|Wednesday 31 August 1664
At noon home to dinner, and there my wife hath got me some pretty good oysters, which is very soon and the soonest, I think, I ever eat any. After dinner I up to hear my boy play upon a lute, which I have this day borrowed of Mr. Hunt; and indeed the boy would, with little practice, play very well upon the lute, which pleases me well.
Very impressed with Pepys who maintains his interest both in singing and in live music.
I would like to talk about hard physical work in the garden. The same principles apply if you are a private person or a professional gardener. There are ways of making a six or seven hour day, or period of time, more agreeable. Imagine you are an artist. In fact we are all artists and should be looking how to make the most of our apartment, our garden, or indeed doing actual works of art. The above is an art installation. It arose because I found one or two single gloves of the owner of the property where I was working in long grass.
The first rules are, do not panic and do not rush and do not fight. In my early days of gardening – I started when I was 14 years of age – I used to attack a digging job like a maniac and wear myself out in 20 min. In an adjacent plot was a pensioner who was digging his plot so slowly that he seemed to barely move and yet he had finished before I had. Timing is all, rhythm is all.
If you have six different types of jobs there is no harm in doing a little bit of one and a little bit of the other. It’s very much like painting a picture, after you have done the outline you paint here and there. Different skills are required for each type of job and you will find the time goes far quicker.
I can also recommend sips of water at regular intervals, much less disruptive than having a cup of tea though I never refuse such a beverage if offered by a hospitable customer.
The title of this post is “when is a grass mower not a grass mower”. The answer is…………………When it is a strimmer or a leaf collector. The Briggs and Stratton 150 cc motor, typically 4.5 HP, is a tough old thing with very little to go wrong and is in millions of petrol machines. I do not often use my strimmer because the mower does it far better in most instances. You set the height to the highest and push down the handle so it moves along at 45°. when you have done the first pass, you can see what you’re doing and then you put the grass box on, set the height lower, and go over it again. Watch out for stones.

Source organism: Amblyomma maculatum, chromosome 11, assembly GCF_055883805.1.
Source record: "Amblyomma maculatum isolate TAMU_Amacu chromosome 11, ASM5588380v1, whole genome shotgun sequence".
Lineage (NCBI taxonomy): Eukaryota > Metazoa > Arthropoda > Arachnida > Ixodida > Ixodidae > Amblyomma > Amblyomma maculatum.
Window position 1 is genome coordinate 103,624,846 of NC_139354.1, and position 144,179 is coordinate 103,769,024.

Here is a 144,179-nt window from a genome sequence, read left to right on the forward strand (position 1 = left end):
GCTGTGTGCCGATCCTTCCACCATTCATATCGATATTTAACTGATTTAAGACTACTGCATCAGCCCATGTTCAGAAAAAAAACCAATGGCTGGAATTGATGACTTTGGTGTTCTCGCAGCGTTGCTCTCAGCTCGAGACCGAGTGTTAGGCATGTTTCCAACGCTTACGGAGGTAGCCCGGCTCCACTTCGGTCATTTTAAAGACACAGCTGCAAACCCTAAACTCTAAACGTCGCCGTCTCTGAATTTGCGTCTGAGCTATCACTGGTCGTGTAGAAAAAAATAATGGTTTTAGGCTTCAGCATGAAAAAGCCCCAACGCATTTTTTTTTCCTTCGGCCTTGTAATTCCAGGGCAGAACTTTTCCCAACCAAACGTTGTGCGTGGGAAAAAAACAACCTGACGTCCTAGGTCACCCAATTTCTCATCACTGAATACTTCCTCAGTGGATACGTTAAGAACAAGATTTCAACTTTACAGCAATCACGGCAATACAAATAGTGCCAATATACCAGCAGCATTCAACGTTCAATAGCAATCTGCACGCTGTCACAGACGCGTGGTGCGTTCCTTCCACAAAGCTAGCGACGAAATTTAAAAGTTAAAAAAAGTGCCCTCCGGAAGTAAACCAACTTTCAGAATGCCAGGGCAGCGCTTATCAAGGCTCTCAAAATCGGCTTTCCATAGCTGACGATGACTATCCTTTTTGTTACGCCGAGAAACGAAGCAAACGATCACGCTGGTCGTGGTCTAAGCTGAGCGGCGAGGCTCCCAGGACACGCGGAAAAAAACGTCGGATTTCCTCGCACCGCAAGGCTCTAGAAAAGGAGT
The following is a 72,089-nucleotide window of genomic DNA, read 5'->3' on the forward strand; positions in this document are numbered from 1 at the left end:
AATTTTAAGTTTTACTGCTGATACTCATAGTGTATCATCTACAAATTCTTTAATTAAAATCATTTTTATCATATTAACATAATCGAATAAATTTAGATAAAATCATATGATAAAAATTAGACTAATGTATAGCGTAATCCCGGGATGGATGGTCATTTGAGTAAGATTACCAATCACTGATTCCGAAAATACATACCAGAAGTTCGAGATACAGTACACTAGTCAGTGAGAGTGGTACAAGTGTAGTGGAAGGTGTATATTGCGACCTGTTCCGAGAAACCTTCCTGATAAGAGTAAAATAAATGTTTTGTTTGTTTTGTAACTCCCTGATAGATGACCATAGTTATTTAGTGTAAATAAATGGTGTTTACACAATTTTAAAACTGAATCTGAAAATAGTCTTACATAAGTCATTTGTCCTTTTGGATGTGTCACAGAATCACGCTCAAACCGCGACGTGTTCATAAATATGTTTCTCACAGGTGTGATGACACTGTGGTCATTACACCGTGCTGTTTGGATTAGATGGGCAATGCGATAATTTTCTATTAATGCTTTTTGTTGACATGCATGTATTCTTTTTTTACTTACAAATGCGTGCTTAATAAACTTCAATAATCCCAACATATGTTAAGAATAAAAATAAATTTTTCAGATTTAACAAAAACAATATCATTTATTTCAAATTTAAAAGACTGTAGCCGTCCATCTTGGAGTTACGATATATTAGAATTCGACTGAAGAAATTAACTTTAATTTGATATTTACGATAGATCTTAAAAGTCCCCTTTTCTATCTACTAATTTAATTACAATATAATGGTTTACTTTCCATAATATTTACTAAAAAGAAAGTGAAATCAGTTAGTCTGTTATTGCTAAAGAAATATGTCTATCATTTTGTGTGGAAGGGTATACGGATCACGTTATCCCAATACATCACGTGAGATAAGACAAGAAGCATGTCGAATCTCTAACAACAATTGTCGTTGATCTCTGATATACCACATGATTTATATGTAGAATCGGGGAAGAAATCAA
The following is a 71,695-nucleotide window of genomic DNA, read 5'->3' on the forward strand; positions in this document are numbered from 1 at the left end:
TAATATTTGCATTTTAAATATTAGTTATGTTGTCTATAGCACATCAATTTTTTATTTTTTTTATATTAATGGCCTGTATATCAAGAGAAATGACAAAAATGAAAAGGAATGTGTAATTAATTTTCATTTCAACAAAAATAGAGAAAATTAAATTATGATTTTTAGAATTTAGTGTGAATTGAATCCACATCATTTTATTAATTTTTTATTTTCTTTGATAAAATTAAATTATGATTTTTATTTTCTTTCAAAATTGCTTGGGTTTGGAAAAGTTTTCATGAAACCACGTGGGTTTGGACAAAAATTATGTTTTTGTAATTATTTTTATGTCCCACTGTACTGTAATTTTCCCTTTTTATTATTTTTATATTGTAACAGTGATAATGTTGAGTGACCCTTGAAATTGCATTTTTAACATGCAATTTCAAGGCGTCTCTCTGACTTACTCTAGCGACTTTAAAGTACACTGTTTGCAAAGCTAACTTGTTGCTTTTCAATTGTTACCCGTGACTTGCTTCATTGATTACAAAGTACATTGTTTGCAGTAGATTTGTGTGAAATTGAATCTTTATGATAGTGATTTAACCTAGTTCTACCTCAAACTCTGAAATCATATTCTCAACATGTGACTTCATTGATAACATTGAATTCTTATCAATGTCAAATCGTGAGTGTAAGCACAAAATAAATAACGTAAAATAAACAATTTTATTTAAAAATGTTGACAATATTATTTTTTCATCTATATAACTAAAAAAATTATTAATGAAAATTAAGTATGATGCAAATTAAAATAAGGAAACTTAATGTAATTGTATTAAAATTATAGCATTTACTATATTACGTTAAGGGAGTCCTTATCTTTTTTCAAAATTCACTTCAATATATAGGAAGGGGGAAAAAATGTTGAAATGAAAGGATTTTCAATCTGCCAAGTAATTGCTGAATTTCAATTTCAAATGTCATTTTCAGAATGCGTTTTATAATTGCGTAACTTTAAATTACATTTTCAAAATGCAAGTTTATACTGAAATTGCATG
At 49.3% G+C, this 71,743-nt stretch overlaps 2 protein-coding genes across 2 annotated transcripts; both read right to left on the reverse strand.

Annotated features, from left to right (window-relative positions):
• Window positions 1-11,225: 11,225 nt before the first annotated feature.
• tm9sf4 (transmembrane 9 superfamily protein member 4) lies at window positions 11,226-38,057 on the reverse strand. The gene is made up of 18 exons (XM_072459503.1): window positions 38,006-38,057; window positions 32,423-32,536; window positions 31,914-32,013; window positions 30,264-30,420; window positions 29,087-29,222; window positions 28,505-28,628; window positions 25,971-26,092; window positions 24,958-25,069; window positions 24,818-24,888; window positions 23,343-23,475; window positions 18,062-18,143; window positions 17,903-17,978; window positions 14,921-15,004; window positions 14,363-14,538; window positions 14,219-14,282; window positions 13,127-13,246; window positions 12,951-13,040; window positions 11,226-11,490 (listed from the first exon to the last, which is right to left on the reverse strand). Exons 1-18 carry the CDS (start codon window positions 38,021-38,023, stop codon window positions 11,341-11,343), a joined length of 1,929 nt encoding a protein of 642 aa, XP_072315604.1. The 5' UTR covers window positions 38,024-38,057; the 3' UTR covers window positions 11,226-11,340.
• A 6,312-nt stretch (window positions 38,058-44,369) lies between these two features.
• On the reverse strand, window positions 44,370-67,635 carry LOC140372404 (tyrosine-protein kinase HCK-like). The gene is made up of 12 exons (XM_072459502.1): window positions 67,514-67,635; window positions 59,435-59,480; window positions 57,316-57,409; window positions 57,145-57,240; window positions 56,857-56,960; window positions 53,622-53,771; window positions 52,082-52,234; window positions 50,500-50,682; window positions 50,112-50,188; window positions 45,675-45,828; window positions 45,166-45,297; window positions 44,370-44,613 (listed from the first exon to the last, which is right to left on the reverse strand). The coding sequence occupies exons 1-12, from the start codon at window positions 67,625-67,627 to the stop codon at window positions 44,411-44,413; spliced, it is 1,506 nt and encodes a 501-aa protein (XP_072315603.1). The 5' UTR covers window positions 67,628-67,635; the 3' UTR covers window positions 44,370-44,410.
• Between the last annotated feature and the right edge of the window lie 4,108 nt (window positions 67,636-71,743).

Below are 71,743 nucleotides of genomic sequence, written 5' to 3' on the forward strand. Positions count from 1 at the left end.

It is also very useful as a leaf collector particularly in autumn and can equally well be used on a path or cleaning up a bed that you have weeded. You set the height to the lowest and merrily walk up and down. There is a mild vacuum effect which will suck all the leaves and debris up and give you a lovely clean area without needing to use a blower. I’m trying to get you not to see mowers as just for mowing. It is a great all-purpose tool and they are not easy to break. The blades are designed to break to save damage to the mower itself. Prior to the breaking stage the mower will just stop. Again, no damage will ensue. Beware of poles cemented into the ground for example to support a washing line. Also beware of wire including coat hangers because they get tangled up and take a lot of effort to untangle. The worst they will do is stop the motor.
Also, if you want to be really brave, you can reduce piles of hedge cuttings and small branches to a volume 20% of the size. Don’t worry about the noises. I used one petrol mower for five years and subjected it to all sorts of abuse and overuse and it never complained once. I only got rid of it because I damaged the central column because I hit a buried piece of metal firmly fixed into the ground.
Finally, there is unlikely to be someone holding a gun to your head saying that you must finish. A good time to stop is when you are getting bored with the process. If you are working in England, you may be lucky enough to get the excuse of a shower or so.